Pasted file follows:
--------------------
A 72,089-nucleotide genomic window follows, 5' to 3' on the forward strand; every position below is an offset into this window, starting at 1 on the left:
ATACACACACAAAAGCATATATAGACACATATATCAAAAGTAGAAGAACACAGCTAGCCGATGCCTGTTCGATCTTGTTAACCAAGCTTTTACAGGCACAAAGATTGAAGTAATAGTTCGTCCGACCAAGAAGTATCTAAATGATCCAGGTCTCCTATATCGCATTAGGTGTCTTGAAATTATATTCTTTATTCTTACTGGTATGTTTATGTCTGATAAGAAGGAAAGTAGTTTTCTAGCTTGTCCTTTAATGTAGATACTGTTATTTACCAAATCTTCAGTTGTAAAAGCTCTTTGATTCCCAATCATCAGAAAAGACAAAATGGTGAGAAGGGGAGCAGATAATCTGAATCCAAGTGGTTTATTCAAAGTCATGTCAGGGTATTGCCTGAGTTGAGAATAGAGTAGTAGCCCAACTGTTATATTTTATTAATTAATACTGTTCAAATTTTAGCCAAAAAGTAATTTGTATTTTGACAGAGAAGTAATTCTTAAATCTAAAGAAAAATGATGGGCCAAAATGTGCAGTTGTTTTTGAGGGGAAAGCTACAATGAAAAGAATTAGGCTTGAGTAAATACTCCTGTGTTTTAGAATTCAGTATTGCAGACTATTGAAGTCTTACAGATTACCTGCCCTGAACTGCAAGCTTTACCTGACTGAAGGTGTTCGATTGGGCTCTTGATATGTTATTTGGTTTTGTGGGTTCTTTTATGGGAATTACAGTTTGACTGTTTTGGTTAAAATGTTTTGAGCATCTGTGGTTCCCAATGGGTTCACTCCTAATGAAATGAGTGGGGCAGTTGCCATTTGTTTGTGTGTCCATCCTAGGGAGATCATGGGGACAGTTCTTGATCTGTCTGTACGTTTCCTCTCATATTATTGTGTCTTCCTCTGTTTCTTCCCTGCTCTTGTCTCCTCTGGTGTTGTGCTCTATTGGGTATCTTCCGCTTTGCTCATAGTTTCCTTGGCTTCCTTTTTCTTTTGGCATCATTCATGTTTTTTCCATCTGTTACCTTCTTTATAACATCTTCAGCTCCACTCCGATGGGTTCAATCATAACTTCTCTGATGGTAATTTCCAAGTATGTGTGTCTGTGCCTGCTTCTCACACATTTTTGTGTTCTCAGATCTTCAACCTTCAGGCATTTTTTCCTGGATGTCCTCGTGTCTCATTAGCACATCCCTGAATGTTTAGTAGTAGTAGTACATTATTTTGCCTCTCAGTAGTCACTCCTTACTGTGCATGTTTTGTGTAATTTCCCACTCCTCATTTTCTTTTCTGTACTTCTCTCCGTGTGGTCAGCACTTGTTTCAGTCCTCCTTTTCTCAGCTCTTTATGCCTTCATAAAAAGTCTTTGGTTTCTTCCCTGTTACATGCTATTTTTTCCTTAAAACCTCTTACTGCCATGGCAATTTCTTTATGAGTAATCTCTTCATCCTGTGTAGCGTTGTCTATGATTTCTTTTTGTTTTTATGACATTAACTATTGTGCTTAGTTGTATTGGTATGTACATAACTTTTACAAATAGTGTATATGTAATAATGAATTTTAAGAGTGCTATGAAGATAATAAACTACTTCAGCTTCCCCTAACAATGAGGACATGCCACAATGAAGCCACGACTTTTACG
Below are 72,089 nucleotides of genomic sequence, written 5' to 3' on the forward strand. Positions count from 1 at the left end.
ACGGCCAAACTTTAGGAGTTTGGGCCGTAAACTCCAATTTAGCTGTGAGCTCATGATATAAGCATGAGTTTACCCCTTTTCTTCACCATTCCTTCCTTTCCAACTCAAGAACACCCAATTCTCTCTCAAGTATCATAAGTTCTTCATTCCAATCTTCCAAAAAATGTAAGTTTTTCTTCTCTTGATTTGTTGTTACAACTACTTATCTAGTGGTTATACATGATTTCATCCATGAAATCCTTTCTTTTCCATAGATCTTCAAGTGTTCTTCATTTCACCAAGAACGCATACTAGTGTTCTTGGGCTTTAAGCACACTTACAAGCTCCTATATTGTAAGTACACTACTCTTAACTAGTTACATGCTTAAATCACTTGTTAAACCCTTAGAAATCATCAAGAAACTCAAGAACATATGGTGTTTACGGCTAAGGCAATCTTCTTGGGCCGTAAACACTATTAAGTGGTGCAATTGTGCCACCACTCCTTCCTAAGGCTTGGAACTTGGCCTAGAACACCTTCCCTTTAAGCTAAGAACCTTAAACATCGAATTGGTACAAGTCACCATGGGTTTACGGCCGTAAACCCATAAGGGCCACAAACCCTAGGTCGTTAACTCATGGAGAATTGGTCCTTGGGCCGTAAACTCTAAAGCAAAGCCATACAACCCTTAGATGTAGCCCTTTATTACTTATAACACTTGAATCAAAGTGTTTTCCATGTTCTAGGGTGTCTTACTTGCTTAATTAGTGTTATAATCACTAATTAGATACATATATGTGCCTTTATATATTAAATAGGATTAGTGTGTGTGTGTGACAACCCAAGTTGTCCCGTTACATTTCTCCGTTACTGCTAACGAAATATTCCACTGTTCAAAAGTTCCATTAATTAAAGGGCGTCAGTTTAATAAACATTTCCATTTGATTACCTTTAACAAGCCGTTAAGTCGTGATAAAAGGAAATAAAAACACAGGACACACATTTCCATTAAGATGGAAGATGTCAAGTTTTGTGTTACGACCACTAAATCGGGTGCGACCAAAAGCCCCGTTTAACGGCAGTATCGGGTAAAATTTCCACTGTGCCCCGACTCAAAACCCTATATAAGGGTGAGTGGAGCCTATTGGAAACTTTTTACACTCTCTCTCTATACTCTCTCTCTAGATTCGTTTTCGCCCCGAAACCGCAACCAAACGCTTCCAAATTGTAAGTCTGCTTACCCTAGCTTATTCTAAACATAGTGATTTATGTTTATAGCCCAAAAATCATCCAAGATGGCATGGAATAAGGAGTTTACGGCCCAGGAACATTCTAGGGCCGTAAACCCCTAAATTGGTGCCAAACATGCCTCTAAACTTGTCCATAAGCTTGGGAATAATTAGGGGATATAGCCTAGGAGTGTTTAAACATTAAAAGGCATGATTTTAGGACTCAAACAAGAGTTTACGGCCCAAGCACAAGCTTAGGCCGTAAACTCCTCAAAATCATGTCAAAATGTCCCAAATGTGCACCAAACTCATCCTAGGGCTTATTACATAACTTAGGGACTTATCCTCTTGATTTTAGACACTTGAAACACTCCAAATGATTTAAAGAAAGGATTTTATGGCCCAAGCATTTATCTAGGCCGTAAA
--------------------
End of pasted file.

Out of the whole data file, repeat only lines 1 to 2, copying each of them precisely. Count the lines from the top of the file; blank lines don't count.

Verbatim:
A 72,089-nucleotide genomic window follows, 5' to 3' on the forward strand; every position below is an offset into this window, starting at 1 on the left:
ATACACACACAAAAGCATATATAGACACATATATCAAAAGTAGAAGAACACAGCTAGCCGATGCCTGTTCGATCTTGTTAACCAAGCTTTTACAGGCACAAAGATTGAAGTAATAGTTCGTCCGACCAAGAAGTATCTAAATGATCCAGGTCTCCTATATCGCATTAGGTGTCTTGAAATTATATTCTTTATTCTTACTGGTATGTTTATGTCTGATAAGAAGGAAAGTAGTTTTCTAGCTTGTCCTTTAATGTAGATACTGTTATTTACCAAATCTTCAGTTGTAAAAGCTCTTTGATTCCCAATCATCAGAAAAGACAAAATGGTGAGAAGGGGAGCAGATAATCTGAATCCAAGTGGTTTATTCAAAGTCATGTCAGGGTATTGCCTGAGTTGAGAATAGAGTAGTAGCCCAACTGTTATATTTTATTAATTAATACTGTTCAAATTTTAGCCAAAAAGTAATTTGTATTTTGACAGAGAAGTAATTCTTAAATCTAAAGAAAAATGATGGGCCAAAATGTGCAGTTGTTTTTGAGGGGAAAGCTACAATGAAAAGAATTAGGCTTGAGTAAATACTCCTGTGTTTTAGAATTCAGTATTGCAGACTATTGAAGTCTTACAGATTACCTGCCCTGAACTGCAAGCTTTACCTGACTGAAGGTGTTCGATTGGGCTCTTGATATGTTATTTGGTTTTGTGGGTTCTTTTATGGGAATTACAGTTTGACTGTTTTGGTTAAAATGTTTTGAGCATCTGTGGTTCCCAATGGGTTCACTCCTAATGAAATGAGTGGGGCAGTTGCCATTTGTTTGTGTGTCCATCCTAGGGAGATCATGGGGACAGTTCTTGATCTGTCTGTACGTTTCCTCTCATATTATTGTGTCTTCCTCTGTTTCTTCCCTGCTCTTGTCTCCTCTGGTGTTGTGCTCTATTGGGTATCTTCCGCTTTGCTCATAGTTTCCTTGGCTTCCTTTTTCTTTTGGCATCATTCATGTTTTTTCCATCTGTTACCTTCTTTATAACATCTTCAGCTCCACTCCGATGGGTTCAATCATAACTTCTCTGATGGTAATTTCCAAGTATGTGTGTCTGTGCCTGCTTCTCACACATTTTTGTGTTCTCAGATCTTCAACCTTCAGGCATTTTTTCCTGGATGTCCTCGTGTCTCATTAGCACATCCCTGAATGTTTAGTAGTAGTAGTACATTATTTTGCCTCTCAGTAGTCACTCCTTACTGTGCATGTTTTGTGTAATTTCCCACTCCTCATTTTCTTTTCTGTACTTCTCTCCGTGTGGTCAGCACTTGTTTCAGTCCTCCTTTTCTCAGCTCTTTATGCCTTCATAAAAAGTCTTTGGTTTCTTCCCTGTTACATGCTATTTTTTCCTTAAAACCTCTTACTGCCATGGCAATTTCTTTATGAGTAATCTCTTCATCCTGTGTAGCGTTGTCTATGATTTCTTTTTGTTTTTATGACATTAACTATTGTGCTTAGTTGTATTGGTATGTACATAACTTTTACAAATAGTGTATATGTAATAATGAATTTTAAGAGTGCTATGAAGATAATAAACTACTTCAGCTTCCCCTAACAATGAGGACATGCCACAATGAAGCCACGACTTTTACG